Presence, potential virulence and antibiotic susceptibility of Campylobacter jejuni isolated from food and companion animals: Infection with Campylobacter jejuni is associated with exposure to numerous animal related sources. In this study, we report on the recovery, potential for virulence and antibiotic resistance levels of C. jejuni isolated from food and companion animals. Three hundred seventy-eight fecal samples from food and companion animals and beef carcass swabs were tested for the presence of Campylobacter jejuni. Campylobacter jejuni was isolated from 13.8% (11/80) of dogs, 5% (1/20) of goats, 30.5% (53/174) of cattle and 94.7% (18/19) of beef carcasses. Forty-two of these isolates were tested for susceptibility to four antibiotics, each representing a class of antibiotic approved for use in both humans and animals. No isolates were found to be resistant to erythromycin or gentamicin, 2.4% of isolates were resistant to ciprofloxacin and 28.6% of isolates were resistant to tetracycline. The virulence of these 42 isolates was assessed using in vitro macrophage survival and epithelial cell association assays. Of these, 34 were able to survive within macrophages through 72 hrs, 39 were able to attach to epithelial cells and 31 were capable of invading epithelial cells. Data from these studies suggests that many of the isolates recovered from the non-poultry animal sources included this study have the capacity to cause disease if transmitted to humans. Campylobacter jejuni: A microbial community on abiotic surfaces: Campylobacter jejuni is a major cause of human diarrheal disease in many industrialized countries, and a source of public health and economic burden. C. jejuni is consistently present in the intestinal tract of commercial broiler chickens, which are probably the main source of human infections. In fact biofilm formation on watering nipples may play a role in the colonization of broiler chickens. By using a staining procedure to visualize biofilms, we have determined that 1) C. jejuni can form biofilms on abiotic surfaces such as polyvinyl chloride plastic (PVC), acrylonitrile-butadiene-styrene plastic(ABS), copper, polystyrene, and polypropylene when grown in Mueller-Hinton broth, 2) protein synthesis maybe required for the early stages of biofilm formation as chloramphenicol inhibits biofilm formation, 3) as nutritional and environmental conditions of the medium changes, it can have varying affects on the ability of C. jejuni to form biofilms, and 4) C. jejuni mutants defective in the putative virulence genes and a quorum sensing gene had varying affects on biofilm formation. Therefore, with the combination of genetic, molecular and microscopy techniques, we have been able to initiate investigations into the mechanisms that control C. jejuni biofilm formation and development. Based on the results, we can see that C. jejuni biofilm formation can be a set of complex actions. To form complex communities, C. jejuni must integrate environmental signals by determining density and nutrient availability. Therefore, these actions and gene expressions that drive biofilm development will continue to be the point of investigation.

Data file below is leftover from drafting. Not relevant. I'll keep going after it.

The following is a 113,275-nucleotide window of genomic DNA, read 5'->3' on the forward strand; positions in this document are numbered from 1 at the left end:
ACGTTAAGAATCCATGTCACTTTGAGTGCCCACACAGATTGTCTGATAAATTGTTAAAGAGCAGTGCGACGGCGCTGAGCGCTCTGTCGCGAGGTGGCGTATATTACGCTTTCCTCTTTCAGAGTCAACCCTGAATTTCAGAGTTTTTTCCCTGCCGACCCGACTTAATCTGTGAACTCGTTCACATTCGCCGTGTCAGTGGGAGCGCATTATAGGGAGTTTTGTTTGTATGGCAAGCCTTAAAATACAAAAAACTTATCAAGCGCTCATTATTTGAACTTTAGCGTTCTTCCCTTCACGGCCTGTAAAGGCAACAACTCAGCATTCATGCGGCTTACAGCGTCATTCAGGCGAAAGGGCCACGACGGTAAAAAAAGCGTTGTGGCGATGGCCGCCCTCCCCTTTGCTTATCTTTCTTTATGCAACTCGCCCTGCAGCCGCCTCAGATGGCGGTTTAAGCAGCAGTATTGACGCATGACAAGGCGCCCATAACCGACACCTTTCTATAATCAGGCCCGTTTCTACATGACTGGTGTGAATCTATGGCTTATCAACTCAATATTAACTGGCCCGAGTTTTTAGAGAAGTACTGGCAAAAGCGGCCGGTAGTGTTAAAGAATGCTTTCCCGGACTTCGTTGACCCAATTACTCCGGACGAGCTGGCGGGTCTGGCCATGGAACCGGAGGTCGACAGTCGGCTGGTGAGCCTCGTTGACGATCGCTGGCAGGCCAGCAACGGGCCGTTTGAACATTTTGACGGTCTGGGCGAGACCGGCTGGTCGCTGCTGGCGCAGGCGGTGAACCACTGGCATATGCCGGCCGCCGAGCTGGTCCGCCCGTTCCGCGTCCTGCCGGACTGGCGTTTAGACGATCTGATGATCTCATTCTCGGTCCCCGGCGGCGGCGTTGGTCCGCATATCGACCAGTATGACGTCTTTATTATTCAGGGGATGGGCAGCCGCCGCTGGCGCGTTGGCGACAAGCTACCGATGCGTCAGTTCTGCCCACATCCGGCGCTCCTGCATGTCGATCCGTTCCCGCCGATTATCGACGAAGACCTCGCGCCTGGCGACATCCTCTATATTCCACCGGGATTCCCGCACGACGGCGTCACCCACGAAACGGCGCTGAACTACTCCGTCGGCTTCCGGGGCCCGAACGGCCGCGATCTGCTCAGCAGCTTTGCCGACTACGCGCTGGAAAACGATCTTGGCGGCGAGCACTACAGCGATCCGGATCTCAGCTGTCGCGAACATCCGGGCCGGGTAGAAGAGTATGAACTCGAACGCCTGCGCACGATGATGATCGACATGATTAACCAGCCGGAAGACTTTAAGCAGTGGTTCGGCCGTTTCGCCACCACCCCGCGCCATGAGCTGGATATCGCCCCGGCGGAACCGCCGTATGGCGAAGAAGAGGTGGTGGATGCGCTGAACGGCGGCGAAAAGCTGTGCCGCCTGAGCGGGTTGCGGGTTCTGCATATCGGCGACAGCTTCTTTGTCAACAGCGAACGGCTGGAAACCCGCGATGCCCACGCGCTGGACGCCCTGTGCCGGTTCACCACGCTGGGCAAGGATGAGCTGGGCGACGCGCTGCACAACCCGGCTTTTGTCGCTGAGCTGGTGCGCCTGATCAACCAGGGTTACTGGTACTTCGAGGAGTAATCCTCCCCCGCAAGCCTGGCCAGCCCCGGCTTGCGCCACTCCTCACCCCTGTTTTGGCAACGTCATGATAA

IMPACT: 2004/01/01 TO 2004/12/31